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What Is The Deal With Permanent Makeup


Permanent makeup involves injecting pigment into the skin to achieve a look of regular facial makeup, except it won't wash off. The technique works much like inking a tattoo. Permanent makeup is most often applied to the lips, eyelids, as well as to the small section of skin directly beneath the eye in order to get the look of permanent eyeliner. Probably the most popular option right now is microblading, the process of tattooing small “hairs” into the eyebrows. Permanent makeup is also applied to cover up skin blemishes, discoloration, and other irregularities in the skin.

It’s useful for people who like the way makeup looks, but either have trouble applying it themselves or can't easily apply it on a daily basis. Examples include people who have severe allergic reactions to cosmetics, have a vision impairment, or suffer from tremors due to a stroke, multiple sclerosis, or Parkinson's disease.

A Long-Standing Option

Permanent makeup isn't a new fad or trend; people have been undergoing permanent makeup procedures since the 20th century. The experts of permanent cosmetics believe permanent makeup didn't really start gaining in popularity until the 1930s, though, as permanent makeup artists didn't reveal the tricks of their trade until that time. Back in the 1930s, tattoo artist George Burchett, who was an early contributor to the art of permanent makeup, wrote in his memoir that beauty salons would "test" their techniques by injecting the dye into the skin of their customers unknowingly, offering the treatment as a free "complexion treatment."

Applying Permanent Makeup

Permanent makeup is applied by a tattoo makeup artist. You’ll skillfully cover the area in a specialized solution and then press (or inject) the permanent pigmentation into the skin. Permanent makeup markings will remain on the skin for a lifetime, but will typically begin to fade within two to 10 years. The level of fading depends on the color that was applied, individual body chemistry, sun exposure, and lifestyle.

Permanent Makeup Training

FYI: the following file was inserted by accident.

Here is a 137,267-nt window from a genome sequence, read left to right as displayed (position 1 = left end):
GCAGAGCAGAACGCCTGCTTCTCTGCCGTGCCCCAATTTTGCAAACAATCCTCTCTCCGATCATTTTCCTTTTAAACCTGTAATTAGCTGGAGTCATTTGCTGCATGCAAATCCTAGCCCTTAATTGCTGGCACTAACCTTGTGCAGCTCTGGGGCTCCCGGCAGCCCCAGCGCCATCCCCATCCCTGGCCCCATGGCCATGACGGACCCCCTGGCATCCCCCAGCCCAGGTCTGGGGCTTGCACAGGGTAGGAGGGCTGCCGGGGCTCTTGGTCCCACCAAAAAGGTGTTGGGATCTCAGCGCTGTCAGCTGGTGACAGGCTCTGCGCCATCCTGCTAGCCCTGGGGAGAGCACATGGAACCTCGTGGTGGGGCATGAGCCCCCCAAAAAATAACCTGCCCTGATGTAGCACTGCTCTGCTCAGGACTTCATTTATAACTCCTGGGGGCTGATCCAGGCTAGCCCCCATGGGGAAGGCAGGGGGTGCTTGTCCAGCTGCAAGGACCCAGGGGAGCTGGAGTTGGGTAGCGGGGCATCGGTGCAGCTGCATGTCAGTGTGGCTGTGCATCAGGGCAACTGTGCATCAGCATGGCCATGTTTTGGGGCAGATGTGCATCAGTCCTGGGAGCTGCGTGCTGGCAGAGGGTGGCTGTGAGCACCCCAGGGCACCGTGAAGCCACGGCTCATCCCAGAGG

Each state in the U.S. has different licensure requirements for permanent makeup artists. Some states require a permanent cosmetic license while others require a tattoo license. Other states don't regulate the industry and don't require a professional certification or license at all. The American Academy of Micropigmentation breaks down what is required in your state.

Almost all the states require some kind of formal education and training before you can work as a professional permanent makeup artist. There is typically a minimum amount of educational hours you have to meet before you can start working in the profession. Some states only require a one-day class or a weekend workshop, while others require several weeks of educational training. Still others count formal training as an apprentice at a beauty shop or salon toward the required hours.

Your permanent makeup training and education typically involves both hands-on instruction and lecture, and can cover anything from how to set up your station and apply the makeup to anatomy and physiology.

Do You Need Certification?

Permanent makeup artists do not have to be certified; it is completely voluntary. However, it’s a very good idea to put in the extra effort toward becoming so. Besides the American Academy of Micropigmentation’s credentials, the Society of Permanent Cosmetic Professionals also offers a certification to demonstrate your competency and credibility in the field. The SPCP’s 100-question, multiple choice exam has several requirements that must be met before testing, including proof of 100 hours of training and a completed bloodborne pathogens standard class.

Begin Your Training

If you enjoy applying makeup and cosmetic procedures, you should consider a career in permanent cosmetics. You’ll be in a creative industry, make a salary of approximately $50,000-80,000, and can offer the services on top of other cosmetology services. If you are considering entering the profession, start by checking the requirements of your state of residency, and then look for credible beauty schools near you.

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